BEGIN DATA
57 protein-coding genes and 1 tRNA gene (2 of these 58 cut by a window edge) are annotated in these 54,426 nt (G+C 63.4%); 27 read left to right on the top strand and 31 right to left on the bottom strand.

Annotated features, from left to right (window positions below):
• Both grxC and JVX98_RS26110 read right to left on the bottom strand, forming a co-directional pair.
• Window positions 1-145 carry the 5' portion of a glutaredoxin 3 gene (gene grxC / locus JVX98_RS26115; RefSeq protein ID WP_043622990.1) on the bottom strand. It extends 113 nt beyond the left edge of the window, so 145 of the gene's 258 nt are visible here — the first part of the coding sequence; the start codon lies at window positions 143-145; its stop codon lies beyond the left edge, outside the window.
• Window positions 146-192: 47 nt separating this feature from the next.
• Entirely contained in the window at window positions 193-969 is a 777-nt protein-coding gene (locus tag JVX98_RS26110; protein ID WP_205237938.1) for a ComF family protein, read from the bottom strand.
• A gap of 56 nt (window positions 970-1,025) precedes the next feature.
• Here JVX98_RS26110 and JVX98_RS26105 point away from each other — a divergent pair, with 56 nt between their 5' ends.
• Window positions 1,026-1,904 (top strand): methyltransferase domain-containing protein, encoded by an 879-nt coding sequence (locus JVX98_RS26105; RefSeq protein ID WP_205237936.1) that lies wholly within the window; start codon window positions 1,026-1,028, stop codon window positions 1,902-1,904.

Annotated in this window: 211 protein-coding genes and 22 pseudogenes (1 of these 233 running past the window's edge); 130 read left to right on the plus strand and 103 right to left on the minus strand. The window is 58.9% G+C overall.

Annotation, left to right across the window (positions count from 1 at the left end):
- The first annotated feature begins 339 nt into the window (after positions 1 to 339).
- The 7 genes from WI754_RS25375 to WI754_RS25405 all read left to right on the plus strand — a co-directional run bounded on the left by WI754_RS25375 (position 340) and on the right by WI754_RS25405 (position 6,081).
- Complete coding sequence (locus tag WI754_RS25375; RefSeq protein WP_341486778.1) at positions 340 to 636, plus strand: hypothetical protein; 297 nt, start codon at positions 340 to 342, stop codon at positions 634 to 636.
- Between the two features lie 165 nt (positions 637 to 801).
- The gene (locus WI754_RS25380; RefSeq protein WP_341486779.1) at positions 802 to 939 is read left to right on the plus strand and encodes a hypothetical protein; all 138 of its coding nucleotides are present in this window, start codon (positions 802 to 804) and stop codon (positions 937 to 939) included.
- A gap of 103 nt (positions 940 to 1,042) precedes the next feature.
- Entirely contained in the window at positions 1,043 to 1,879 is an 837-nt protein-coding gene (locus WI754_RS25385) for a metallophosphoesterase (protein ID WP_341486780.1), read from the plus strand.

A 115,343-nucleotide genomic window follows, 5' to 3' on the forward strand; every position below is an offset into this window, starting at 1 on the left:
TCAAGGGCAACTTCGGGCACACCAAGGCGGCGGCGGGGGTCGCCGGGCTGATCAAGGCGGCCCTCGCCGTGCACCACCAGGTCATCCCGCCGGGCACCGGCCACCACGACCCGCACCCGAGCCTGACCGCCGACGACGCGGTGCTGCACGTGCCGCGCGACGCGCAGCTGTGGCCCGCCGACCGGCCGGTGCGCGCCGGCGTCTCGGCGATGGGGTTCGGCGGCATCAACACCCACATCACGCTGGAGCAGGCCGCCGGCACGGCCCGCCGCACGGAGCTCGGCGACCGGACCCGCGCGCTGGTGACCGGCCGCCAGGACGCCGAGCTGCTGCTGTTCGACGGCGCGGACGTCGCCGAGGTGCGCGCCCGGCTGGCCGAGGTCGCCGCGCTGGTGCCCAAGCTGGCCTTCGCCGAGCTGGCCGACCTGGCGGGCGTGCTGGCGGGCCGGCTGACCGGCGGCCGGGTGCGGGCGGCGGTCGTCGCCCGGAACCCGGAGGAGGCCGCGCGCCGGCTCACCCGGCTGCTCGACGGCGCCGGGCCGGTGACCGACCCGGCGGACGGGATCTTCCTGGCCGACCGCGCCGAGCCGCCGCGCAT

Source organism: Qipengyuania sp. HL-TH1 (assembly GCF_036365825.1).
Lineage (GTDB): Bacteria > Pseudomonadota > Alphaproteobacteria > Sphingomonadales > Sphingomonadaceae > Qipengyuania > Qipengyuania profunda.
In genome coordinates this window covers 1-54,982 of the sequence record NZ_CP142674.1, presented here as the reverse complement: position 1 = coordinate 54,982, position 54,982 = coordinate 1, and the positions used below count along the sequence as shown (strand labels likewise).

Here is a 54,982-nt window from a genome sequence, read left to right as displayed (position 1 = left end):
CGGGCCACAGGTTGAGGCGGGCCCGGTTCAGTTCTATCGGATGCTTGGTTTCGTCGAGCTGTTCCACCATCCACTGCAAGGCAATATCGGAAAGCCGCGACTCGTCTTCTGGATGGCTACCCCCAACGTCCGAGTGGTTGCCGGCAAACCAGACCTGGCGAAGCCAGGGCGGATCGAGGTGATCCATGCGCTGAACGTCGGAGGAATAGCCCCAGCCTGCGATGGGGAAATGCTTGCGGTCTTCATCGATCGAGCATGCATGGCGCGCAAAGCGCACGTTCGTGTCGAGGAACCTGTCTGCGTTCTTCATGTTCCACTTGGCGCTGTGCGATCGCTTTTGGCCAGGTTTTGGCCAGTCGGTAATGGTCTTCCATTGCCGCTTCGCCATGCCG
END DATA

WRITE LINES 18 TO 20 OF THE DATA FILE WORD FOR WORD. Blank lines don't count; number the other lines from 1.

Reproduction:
- Entirely contained in the window at positions 1,043 to 1,879 is an 837-nt protein-coding gene (locus WI754_RS25385) for a metallophosphoesterase (protein ID WP_341486780.1), read from the plus strand.

A 115,343-nucleotide genomic window follows, 5' to 3' on the forward strand; every position below is an offset into this window, starting at 1 on the left:
TCAAGGGCAACTTCGGGCACACCAAGGCGGCGGCGGGGGTCGCCGGGCTGATCAAGGCGGCCCTCGCCGTGCACCACCAGGTCATCCCGCCGGGCACCGGCCACCACGACCCGCACCCGAGCCTGACCGCCGACGACGCGGTGCTGCACGTGCCGCGCGACGCGCAGCTGTGGCCCGCCGACCGGCCGGTGCGCGCCGGCGTCTCGGCGATGGGGTTCGGCGGCATCAACACCCACATCACGCTGGAGCAGGCCGCCGGCACGGCCCGCCGCACGGAGCTCGGCGACCGGACCCGCGCGCTGGTGACCGGCCGCCAGGACGCCGAGCTGCTGCTGTTCGACGGCGCGGACGTCGCCGAGGTGCGCGCCCGGCTGGCCGAGGTCGCCGCGCTGGTGCCCAAGCTGGCCTTCGCCGAGCTGGCCGACCTGGCGGGCGTGCTGGCGGGCCGGCTGACCGGCGGCCGGGTGCGGGCGGCGGTCGTCGCCCGGAACCCGGAGGAGGCCGCGCGCCGGCTCACCCGGCTGCTCGACGGCGCCGGGCCGGTGACCGACCCGGCGGACGGGATCTTCCTGGCCGACCGCGCCGAGCCGCCGCGCAT